Two Cal women’s basketball players have moved on to the WNBA. They just didn’t do in the spectacular fashion that everyone had thought they would.
On Thursday night, Cal seniors Brittany Boyd and Reshanda Gray were drafted — Boyd was drafted to the New York Liberty with the ninth overall pick, and Gray was drafted 16th overall to the Minnesota Lynx.
The first big shock came when Gray wasn’t drafted in the top five. The second big shock arrived when Boyd’s name came out before Gray’s. All predictions had identified Gray has a top pick, surely above Boyd.
But perhaps the biggest shock of all?
Reshanda Gray was not even drafted in the first round — she fell outside the top-12 picks.
The draft had already been predicted to have shifted because of two players who declared early, which is unheard of in women’s basketball. The two players were predicted to go first and second, and they did. The first pick of the WNBA draft was Notre Dame guard Jewell Loyd, who went to the Seattle Storm. Minnesota’s Amanda Zahui B. was picked second by the Tulsa Shock.
Joining Loyd in Seattle will be the third overall pick, Kaleena Mosqueda-Lewis, from the current national champions, the University of Connecticut. The list of drafted players remained along the lines of what was predicted when Duke’s Elizabeth Williams went fourth to the Connecticut Sun.
But then it was supposed to be Gray’s turn, and her name just did not get called. Players who weren’t invited to attend the draft were called, while both Gray and Boyd looked on from their tables in Mohegan Sun Arena in Uncasville, Connecticut.
Boyd was predicted to fall within the second half of the first round of the draft, which she did. The few surprises before Boyd included Middle Tennessee State’s Cheyenne Parker going fifth to the Chicago Sky, the Los Angeles Sparks picking Central Michigan’s Crystal Bradford seventh and the Washington Mystics using the eighth overall pick to select the University of Dayton’s Ally Mallot.
But when Boyd was selected, the reaction on her face was easily the best one of the night. For a player who has battled through injuries this year and continued to play her hardest every minute she was on the court, the ninth overall pick is well justified.
“It was a dream come true,” Boyd said. “I’m just lucky to be in the position that I am — I finally got here. I get to play for this group and for the New York Liberty. The organization, the city, New York, it’s the Big Apple! I’ve been there before, and I know it gets cold there, but I’m just excited and ready to come and learn.”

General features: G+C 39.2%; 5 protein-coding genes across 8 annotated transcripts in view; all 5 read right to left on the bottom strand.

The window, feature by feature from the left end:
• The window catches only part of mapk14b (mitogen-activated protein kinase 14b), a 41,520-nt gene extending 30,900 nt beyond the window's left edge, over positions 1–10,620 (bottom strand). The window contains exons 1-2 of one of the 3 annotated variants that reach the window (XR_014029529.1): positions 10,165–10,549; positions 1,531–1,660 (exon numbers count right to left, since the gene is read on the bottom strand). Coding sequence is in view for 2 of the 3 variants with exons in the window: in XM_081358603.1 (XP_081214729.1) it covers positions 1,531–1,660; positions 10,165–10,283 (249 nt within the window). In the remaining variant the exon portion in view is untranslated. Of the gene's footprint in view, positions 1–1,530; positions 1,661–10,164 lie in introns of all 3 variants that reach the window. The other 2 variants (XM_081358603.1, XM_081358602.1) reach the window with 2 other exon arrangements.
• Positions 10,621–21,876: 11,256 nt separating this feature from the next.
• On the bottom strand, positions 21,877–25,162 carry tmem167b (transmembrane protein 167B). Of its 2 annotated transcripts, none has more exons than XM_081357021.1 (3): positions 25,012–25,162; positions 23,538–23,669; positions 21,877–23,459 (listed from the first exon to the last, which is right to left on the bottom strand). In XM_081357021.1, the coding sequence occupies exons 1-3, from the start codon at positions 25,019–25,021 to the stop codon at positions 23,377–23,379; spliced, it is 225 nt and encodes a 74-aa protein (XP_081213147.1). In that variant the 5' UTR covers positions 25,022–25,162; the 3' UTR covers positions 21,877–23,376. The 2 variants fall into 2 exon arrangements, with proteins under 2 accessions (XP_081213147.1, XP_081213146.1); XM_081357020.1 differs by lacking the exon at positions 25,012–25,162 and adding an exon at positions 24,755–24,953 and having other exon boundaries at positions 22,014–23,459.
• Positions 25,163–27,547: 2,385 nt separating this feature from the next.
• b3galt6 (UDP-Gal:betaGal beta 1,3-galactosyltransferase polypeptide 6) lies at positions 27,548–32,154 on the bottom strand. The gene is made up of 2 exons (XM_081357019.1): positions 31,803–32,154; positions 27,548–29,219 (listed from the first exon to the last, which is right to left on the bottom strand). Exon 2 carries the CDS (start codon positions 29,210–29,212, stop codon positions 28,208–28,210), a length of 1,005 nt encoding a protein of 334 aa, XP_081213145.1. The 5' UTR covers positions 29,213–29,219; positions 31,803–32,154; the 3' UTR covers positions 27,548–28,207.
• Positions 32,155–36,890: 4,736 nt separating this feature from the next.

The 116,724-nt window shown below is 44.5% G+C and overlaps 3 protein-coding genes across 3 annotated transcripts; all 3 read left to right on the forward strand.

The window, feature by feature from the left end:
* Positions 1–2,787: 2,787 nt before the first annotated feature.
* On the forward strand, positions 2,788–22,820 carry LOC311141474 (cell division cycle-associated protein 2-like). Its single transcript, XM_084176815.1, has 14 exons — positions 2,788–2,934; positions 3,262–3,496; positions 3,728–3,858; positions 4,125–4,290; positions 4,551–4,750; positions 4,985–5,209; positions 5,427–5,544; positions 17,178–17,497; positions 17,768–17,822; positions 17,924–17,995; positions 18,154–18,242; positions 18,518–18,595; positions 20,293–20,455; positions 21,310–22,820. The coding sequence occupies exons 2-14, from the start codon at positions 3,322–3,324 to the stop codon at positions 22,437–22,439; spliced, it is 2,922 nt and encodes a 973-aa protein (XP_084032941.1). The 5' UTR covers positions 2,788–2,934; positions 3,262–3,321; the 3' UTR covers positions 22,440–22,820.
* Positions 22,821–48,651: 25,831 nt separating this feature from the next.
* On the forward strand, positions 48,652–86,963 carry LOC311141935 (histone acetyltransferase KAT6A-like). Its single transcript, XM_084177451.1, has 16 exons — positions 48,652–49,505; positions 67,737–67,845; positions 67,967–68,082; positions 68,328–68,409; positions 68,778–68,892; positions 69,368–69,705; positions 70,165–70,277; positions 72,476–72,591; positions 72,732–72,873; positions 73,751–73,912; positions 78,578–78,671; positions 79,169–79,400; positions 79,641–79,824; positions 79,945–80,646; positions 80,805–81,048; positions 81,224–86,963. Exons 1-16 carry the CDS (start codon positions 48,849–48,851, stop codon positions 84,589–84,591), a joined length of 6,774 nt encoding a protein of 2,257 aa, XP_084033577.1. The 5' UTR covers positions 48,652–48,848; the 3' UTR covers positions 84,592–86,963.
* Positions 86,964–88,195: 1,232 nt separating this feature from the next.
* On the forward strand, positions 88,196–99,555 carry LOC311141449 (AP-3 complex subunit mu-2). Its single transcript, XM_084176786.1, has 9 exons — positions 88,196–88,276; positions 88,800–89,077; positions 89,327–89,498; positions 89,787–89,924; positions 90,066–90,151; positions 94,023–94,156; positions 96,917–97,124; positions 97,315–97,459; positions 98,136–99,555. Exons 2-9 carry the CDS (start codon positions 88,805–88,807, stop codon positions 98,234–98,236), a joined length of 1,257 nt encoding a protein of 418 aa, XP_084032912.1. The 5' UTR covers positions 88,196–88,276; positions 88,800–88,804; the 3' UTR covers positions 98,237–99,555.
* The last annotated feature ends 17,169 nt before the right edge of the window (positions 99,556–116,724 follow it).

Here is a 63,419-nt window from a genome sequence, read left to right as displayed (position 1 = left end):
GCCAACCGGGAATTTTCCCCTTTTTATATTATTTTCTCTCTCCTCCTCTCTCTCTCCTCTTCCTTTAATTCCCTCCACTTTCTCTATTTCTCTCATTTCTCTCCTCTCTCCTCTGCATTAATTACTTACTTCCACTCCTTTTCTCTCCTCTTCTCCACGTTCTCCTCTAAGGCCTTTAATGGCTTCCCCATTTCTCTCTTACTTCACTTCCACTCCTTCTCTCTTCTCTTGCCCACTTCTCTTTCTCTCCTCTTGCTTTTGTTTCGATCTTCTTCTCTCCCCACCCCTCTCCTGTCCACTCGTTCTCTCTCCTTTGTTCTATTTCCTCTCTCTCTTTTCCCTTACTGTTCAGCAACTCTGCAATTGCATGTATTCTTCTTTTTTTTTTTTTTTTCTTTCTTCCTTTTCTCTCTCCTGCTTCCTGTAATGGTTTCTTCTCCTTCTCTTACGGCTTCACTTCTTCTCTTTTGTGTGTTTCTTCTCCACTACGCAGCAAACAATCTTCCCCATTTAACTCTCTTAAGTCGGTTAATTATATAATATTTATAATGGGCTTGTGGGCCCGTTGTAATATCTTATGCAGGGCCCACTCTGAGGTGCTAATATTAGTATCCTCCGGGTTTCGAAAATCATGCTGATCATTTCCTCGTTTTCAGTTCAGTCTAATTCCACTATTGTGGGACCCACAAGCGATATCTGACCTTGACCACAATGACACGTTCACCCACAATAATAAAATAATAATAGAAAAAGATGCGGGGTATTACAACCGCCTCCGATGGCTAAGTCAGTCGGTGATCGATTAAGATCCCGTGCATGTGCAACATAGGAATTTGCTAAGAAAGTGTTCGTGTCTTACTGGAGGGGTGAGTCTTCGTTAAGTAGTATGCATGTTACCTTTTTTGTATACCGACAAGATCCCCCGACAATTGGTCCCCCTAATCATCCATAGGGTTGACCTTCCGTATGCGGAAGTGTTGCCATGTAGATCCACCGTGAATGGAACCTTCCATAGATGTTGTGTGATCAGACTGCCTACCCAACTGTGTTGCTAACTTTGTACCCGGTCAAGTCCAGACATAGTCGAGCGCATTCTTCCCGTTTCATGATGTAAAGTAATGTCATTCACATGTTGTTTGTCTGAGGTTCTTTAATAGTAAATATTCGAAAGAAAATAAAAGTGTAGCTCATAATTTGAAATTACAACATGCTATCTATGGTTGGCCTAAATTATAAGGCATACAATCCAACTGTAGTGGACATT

The Berkeley native will leave the Pac-12 conference ranked second and third overall in assists and steals per game, respectively. She is also Cal’s career and single-game record holder for both steals and assists.
“Everybody’s good in the WNBA,” Boyd said. “These are the world’s best players. Every game is going to be competitive and a hassle. I’m just excited for the opportunity.”
Gray was picked as the fourth selection in the second round of the draft. She will not have to head as far east as Boyd and will join a team that had a lot of success last year, winning 25 games. The anticipation, though, was not easy.
“I was nervous. They had projected me to go in the first round, but I have a philosophy that everything happens for a reason,” Gray said. “I’m excited for the opportunity.”
The Pac-12 Player of the Year is leaving the Bears as the team’s all-time field goal percentage leader at 55.7 percent and the Bears’ 2014-15 season leader in scoring and blocks. The Los Angeles native also averaged 13.2 points per game . Her size and her ability to jump to reach high passes have made her an integral part of the Bears’ offense this season — without her, they would not have made it close to as far as they did. Minnesota will make good use of her skills to add to its talented team.
“I’ve never been to Minnesota before, but I’m looking forward to training camp and being there with veteran players,” Gray said. “I’ll have to bring my A-game.”
Gray’s drop does not quite add up. She will likely be a steal for the Lynx, and her WNBA career should be much better than this pick number portrays. She simply should have gone sooner.
This is still a big event for Cal women’s basketball. These two women will be missed at Cal, but they’re about to make a huge impression on the WNBA.
Alaina Getzenberg covers women’s basketball. Contact her at [email protected]